1985: After pressure from the International Wages for Housework campaign, the UN agreed to recognise all women’s work, whether waged or unwaged, as work, during a conference in Kenya called Decade for Women. This included work in the land, in the home and in the community.
OUR ISSUES ARE SO IMPORTANT TO ALL WOMEN – THE RIGHT TO A LIVING WAGE FOR WOMEN’S WORK, THE RIGHT TO LIFE ITSELF – Johnnie Tillmon
6. Trinidad and Tobago passes act to measure value of housework and childcare
1996: Trinidad and Tobago implemented the Counting Unremunerated Work Act, which requires the Central Statistical Office and other government bodies to measure statistics relative to unremunerated work including housework and childcare, and record its monetary value. The Act was passed in response to the UN’s 1985 resolution to recognise the contribution of women’s unwaged work, and in doing so Trinidad and Tobago became one of the world’s first countries to measure the value of caregiving work.
7. Venezuela’s new constitution provides social security for housework
1999: Venezuela approved its first constitution to be approved by popular referendum in the country’s history. Article 88 enshrines in law women’s right to social security for housework. It says: The state recognises work at home as an economic activity that creates added value and produces social welfare and wealth. Housewives are entitled to social security in accordance with law.”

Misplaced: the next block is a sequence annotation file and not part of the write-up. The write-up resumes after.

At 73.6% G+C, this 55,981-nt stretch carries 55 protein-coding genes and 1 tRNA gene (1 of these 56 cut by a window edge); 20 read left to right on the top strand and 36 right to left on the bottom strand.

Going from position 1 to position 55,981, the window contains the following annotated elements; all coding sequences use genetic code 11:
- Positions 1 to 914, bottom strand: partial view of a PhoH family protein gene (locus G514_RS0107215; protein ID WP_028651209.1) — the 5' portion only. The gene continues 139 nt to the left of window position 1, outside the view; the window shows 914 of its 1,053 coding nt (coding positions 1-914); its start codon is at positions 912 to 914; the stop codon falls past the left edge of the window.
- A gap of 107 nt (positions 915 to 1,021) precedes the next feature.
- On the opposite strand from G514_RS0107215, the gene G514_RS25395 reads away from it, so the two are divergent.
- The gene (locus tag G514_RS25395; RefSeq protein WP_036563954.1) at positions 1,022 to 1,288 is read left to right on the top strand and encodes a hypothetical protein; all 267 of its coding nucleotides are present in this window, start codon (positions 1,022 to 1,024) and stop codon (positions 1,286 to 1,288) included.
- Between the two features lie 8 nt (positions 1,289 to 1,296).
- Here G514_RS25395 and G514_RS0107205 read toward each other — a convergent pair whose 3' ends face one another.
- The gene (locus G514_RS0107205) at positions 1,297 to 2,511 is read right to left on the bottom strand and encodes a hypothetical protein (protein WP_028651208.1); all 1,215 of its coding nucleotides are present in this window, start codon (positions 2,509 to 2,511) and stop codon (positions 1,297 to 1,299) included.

8. International Labour Office recognises unpaid care work as work
2013: Unpaid work was recognised as work by the International Labour Office at the week-long International Conference of Labour Statisticians held in Geneva. In a report presented at the event, it states: “In assessing and monitoring labour markets and labour absorption, total labour resources must be recognised and defined that include the important economic contribution to society of work performed inside households and of all volunteer work.”